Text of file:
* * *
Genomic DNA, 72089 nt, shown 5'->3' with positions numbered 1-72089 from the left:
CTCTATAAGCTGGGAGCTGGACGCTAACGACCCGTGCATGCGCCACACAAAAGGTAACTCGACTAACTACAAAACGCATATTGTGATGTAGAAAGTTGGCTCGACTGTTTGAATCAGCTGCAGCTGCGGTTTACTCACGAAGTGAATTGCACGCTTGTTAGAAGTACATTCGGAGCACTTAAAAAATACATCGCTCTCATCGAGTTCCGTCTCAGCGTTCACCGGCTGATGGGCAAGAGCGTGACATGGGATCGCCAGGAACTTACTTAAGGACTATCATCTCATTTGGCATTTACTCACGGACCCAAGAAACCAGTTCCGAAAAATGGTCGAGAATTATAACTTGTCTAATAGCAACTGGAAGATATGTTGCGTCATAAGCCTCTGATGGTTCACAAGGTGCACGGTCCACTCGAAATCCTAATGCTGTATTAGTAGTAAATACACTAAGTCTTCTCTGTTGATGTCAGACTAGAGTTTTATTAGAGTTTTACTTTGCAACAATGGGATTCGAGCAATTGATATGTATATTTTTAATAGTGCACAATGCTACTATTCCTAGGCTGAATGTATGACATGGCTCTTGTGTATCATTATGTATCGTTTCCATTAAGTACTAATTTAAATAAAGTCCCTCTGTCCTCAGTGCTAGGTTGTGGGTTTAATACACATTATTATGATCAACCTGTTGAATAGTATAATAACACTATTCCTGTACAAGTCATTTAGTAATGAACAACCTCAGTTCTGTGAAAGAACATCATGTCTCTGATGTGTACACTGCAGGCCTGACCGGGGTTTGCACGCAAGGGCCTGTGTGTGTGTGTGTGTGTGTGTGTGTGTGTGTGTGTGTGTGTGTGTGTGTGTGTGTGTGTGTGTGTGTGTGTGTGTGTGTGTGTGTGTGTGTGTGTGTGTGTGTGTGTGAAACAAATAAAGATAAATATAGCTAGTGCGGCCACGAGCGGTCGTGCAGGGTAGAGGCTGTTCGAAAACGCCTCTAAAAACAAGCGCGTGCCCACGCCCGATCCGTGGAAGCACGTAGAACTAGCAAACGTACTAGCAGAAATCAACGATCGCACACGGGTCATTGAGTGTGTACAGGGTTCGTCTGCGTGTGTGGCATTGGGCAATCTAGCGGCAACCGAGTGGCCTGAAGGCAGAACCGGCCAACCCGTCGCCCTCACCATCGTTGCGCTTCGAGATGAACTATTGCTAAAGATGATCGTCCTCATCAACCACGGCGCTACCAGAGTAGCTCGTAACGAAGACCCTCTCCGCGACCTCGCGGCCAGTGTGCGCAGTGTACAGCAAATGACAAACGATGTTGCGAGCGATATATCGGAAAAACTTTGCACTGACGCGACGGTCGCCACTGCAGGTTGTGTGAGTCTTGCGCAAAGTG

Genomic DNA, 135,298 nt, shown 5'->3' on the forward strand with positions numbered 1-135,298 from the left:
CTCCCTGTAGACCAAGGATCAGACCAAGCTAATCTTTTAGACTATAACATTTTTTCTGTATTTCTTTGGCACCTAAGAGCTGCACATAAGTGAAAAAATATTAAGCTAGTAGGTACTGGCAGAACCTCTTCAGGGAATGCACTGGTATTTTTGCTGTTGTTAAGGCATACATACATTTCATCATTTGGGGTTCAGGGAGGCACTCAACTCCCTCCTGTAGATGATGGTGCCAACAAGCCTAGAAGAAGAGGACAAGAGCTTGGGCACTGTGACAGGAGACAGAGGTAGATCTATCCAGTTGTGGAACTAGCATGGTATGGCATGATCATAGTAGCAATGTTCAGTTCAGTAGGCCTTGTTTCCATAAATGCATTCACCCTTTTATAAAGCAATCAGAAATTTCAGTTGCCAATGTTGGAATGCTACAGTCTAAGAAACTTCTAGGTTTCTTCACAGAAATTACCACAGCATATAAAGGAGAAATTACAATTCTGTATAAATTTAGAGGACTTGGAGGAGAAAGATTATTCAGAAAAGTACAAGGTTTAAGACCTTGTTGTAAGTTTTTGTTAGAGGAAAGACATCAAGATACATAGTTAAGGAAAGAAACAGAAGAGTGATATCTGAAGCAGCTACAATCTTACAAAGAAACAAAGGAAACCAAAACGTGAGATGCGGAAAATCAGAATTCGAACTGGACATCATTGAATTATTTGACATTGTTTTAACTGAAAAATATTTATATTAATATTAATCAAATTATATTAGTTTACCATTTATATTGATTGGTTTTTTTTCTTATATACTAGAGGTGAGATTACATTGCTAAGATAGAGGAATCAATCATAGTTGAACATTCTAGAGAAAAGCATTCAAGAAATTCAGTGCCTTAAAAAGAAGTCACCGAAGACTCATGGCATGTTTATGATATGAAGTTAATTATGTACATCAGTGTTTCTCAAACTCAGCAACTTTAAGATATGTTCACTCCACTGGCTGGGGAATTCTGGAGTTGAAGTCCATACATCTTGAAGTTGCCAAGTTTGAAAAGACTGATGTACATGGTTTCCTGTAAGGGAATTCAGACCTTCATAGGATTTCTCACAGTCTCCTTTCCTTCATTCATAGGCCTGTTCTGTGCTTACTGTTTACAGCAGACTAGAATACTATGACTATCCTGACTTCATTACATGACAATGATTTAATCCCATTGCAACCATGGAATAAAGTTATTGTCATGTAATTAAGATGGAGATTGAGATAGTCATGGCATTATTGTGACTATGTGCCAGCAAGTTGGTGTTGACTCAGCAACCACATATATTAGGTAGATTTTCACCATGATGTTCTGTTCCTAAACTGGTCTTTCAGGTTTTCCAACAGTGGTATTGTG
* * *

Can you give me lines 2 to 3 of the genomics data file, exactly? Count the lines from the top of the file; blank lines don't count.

CTCTATAAGCTGGGAGCTGGACGCTAACGACCCGTGCATGCGCCACACAAAAGGTAACTCGACTAACTACAAAACGCATATTGTGATGTAGAAAGTTGGCTCGACTGTTTGAATCAGCTGCAGCTGCGGTTTACTCACGAAGTGAATTGCACGCTTGTTAGAAGTACATTCGGAGCACTTAAAAAATACATCGCTCTCATCGAGTTCCGTCTCAGCGTTCACCGGCTGATGGGCAAGAGCGTGACATGGGATCGCCAGGAACTTACTTAAGGACTATCATCTCATTTGGCATTTACTCACGGACCCAAGAAACCAGTTCCGAAAAATGGTCGAGAATTATAACTTGTCTAATAGCAACTGGAAGATATGTTGCGTCATAAGCCTCTGATGGTTCACAAGGTGCACGGTCCACTCGAAATCCTAATGCTGTATTAGTAGTAAATACACTAAGTCTTCTCTGTTGATGTCAGACTAGAGTTTTATTAGAGTTTTACTTTGCAACAATGGGATTCGAGCAATTGATATGTATATTTTTAATAGTGCACAATGCTACTATTCCTAGGCTGAATGTATGACATGGCTCTTGTGTATCATTATGTATCGTTTCCATTAAGTACTAATTTAAATAAAGTCCCTCTGTCCTCAGTGCTAGGTTGTGGGTTTAATACACATTATTATGATCAACCTGTTGAATAGTATAATAACACTATTCCTGTACAAGTCATTTAGTAATGAACAACCTCAGTTCTGTGAAAGAACATCATGTCTCTGATGTGTACACTGCAGGCCTGACCGGGGTTTGCACGCAAGGGCCTGTGTGTGTGTGTGTGTGTGTGTGTGTGTGTGTGTGTGTGTGTGTGTGTGTGTGTGTGTGTGTGTGTGTGTGTGTGTGTGTGTGTGTGTGTGTGTGTGTGTGTGTGTGTGAAACAAATAAAGATAAATATAGCTAGTGCGGCCACGAGCGGTCGTGCAGGGTAGAGGCTGTTCGAAAACGCCTCTAAAAACAAGCGCGTGCCCACGCCCGATCCGTGGAAGCACGTAGAACTAGCAAACGTACTAGCAGAAATCAACGATCGCACACGGGTCATTGAGTGTGTACAGGGTTCGTCTGCGTGTGTGGCATTGGGCAATCTAGCGGCAACCGAGTGGCCTGAAGGCAGAACCGGCCAACCCGTCGCCCTCACCATCGTTGCGCTTCGAGATGAACTATTGCTAAAGATGATCGTCCTCATCAACCACGGCGCTACCAGAGTAGCTCGTAACGAAGACCCTCTCCGCGACCTCGCGGCCAGTGTGCGCAGTGTACAGCAAATGACAAACGATGTTGCGAGCGATATATCGGAAAAACTTTGCACTGACGCGACGGTCGCCACTGCAGGTTGTGTGAGTCTTGCGCAAAGTG

Genomic DNA, 135,298 nt, shown 5'->3' on the forward strand with positions numbered 1-135,298 from the left: